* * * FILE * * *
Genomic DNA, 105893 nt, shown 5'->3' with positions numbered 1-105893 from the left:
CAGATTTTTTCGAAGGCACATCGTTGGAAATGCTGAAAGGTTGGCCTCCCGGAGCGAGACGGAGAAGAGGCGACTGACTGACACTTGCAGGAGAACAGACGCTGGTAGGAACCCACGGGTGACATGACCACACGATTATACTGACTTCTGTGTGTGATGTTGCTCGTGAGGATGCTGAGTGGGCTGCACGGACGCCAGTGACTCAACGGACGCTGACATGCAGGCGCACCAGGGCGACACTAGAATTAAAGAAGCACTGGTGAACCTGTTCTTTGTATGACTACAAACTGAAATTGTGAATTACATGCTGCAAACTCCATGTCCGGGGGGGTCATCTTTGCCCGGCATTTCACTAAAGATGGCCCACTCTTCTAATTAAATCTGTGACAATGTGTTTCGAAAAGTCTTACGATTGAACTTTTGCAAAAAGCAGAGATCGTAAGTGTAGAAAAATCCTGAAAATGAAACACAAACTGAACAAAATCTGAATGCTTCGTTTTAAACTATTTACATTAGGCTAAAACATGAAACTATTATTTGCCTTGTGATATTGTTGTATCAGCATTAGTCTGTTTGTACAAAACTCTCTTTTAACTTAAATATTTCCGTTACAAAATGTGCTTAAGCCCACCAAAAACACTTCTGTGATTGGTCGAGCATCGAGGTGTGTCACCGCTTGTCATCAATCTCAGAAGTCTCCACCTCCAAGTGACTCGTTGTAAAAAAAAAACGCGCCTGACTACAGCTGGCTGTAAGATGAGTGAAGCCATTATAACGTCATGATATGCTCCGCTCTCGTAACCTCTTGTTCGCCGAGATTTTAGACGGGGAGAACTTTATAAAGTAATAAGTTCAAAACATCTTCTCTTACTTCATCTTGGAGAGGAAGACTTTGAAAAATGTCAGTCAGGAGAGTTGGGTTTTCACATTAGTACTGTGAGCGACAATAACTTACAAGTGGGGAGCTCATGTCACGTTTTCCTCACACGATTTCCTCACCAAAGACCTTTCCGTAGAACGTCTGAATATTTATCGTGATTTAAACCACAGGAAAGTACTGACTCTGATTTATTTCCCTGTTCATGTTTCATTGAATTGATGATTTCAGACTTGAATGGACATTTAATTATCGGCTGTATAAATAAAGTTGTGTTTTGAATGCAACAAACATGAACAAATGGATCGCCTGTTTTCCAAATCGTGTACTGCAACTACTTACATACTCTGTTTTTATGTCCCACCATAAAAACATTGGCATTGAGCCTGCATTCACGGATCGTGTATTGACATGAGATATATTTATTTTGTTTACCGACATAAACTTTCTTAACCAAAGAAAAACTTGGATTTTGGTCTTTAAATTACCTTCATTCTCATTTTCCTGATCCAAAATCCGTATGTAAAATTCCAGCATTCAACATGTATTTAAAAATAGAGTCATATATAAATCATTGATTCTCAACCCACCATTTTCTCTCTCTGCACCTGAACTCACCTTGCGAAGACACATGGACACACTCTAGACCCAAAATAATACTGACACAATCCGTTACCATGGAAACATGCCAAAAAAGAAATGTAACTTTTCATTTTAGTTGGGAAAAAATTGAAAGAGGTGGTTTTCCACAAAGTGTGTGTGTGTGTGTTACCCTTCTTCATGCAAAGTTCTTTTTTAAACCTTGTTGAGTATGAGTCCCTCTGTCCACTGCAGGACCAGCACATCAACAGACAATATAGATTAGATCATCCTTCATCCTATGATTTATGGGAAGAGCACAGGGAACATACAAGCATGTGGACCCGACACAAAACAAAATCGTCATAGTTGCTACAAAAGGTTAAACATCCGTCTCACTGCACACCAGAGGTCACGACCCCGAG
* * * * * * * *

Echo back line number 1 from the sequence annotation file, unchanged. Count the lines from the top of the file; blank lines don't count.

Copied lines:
Genomic DNA, 105893 nt, shown 5'->3' with positions numbered 1-105893 from the left: